Derrick has taught biology and chemistry at both the high school and college level. He has a master's degree in science education.
Scientists use a variety of tools to track the sizes of populations. Survivorship curves are one of the tools they use. In this lesson, we will view examples of survivorship curves to determine what they mean.
Types of Survivorship Curves
A survivorship curve is a graph that measures the proportion of individuals in a given species that are alive at different ages. Typically, the number of individuals of the population is plotted on the y-axis of the graph and the age of survivorship is plotted on the x-axis of the graph. There are three types of survivorship curves and they are simply referred to as type I, type II, and type III.
A type I survivorship curve shows individuals that have a high probability of surviving through early and middle life but have a rapid decline in the number of individuals surviving into late life. This basically means that most of the individuals will make it to adulthood but the proportion surviving into old age is greatly decreased. A type I survivorship curve is plotted as a convex curve on a graph.
A type II survivorship curve shows a roughly constant mortality rate for the species through its entire life. This means that the individual's chance of dying is independent of their age. Type II survivorship curves are plotted as a diagonal line going downward on a graph.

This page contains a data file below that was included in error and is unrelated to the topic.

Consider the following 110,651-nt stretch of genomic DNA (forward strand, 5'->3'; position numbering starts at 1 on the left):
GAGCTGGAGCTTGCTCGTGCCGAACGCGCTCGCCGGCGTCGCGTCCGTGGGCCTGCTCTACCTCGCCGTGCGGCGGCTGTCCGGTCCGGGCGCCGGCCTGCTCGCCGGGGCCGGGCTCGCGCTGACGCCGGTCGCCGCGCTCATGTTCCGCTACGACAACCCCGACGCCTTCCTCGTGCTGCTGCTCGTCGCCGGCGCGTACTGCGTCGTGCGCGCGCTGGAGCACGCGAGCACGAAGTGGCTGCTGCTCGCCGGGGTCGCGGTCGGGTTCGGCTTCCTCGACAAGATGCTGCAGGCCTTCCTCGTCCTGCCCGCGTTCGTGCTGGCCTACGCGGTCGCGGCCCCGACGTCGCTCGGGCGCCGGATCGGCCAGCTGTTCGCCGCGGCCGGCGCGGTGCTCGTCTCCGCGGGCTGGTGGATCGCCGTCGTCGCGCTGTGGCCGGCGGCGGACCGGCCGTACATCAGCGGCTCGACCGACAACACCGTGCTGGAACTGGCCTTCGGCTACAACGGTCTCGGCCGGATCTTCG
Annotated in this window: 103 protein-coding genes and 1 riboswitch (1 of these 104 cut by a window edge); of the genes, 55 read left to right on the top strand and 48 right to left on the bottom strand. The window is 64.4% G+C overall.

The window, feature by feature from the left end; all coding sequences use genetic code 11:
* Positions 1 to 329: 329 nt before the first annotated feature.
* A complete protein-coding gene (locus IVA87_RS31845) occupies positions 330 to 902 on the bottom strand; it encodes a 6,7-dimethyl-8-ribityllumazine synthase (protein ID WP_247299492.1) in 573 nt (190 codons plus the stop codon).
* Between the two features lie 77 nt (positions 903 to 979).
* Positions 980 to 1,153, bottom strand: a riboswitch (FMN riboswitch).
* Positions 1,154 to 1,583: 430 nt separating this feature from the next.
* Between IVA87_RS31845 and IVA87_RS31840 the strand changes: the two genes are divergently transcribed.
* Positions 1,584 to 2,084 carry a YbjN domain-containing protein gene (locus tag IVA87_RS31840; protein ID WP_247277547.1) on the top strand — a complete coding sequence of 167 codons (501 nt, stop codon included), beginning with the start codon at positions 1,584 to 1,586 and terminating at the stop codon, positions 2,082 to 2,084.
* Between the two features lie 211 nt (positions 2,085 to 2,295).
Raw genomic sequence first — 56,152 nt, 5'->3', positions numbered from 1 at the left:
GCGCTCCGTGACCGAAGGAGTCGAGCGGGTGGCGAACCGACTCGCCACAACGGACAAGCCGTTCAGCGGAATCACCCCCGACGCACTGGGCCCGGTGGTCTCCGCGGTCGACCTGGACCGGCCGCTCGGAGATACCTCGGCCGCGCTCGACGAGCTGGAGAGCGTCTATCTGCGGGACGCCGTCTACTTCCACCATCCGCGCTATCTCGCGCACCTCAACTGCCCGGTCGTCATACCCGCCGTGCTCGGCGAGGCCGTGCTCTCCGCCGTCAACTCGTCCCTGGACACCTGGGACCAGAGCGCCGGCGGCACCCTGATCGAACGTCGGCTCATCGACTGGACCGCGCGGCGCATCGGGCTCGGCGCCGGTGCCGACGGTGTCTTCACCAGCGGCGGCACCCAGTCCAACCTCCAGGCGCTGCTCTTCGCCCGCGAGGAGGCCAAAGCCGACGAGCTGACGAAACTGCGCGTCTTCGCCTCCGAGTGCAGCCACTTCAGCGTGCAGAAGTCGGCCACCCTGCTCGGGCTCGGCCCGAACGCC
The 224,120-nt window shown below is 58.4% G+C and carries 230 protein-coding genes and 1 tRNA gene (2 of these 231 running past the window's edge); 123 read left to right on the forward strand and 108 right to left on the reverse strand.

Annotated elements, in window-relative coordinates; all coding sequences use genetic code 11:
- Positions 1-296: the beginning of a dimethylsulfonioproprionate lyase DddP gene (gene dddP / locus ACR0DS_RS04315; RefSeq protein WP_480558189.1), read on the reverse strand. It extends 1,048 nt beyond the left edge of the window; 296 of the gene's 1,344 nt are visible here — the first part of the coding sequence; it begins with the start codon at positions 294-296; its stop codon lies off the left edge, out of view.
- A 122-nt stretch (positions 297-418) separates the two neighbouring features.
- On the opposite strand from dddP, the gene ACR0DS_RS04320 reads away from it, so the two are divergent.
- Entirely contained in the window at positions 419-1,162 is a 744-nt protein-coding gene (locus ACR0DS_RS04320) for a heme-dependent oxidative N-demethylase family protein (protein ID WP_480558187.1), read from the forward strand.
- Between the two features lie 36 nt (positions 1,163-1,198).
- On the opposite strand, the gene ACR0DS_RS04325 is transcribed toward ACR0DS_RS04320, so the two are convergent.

A type III survivorship curve depicts species where few individuals will live to adulthood and die as they get older because the greatest mortality for these individuals is experienced early in life. This type of survivorship curve is drawn as a concave curve on a graph.
Examples of Survivorship Curves
A classic example of a Type I survivorship curve is the human population. Advances in medicine and technology have made the chances of surviving through early and middle life highly probable for humans. The highest levels of mortality appear in late life.
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Type II survivorship curves indicate that the chance of dying is independent of age. Type II survivorship curves are used for animals, such as birds, who have many random chances of being killed or dying at all stages of their life.
Type III survivorship is shown by species that typically have large amounts of offspring with very few surviving to adulthood. This means the chance of dying decreases with age because mortality in the early stages of life is higher. An example of type III survivorship can be seen in frogs. Typically, frogs lay hundreds of eggs that hatch into tadpoles but the chances of making it to an adult frog are slim.
Survivorship curves are tools used by biologists to describe the typical mortality patterns of species. There are three types of survivorship curves. Type I curves depict individuals that have a high probability of surviving to adulthood. Type II curves depict individuals whose chance of survival is independent of age. Type III curves depict individuals that mostly die in the early stages of their life.
After watching the lesson, you should be able to:
Describe what a survivorship curve is and list the different types
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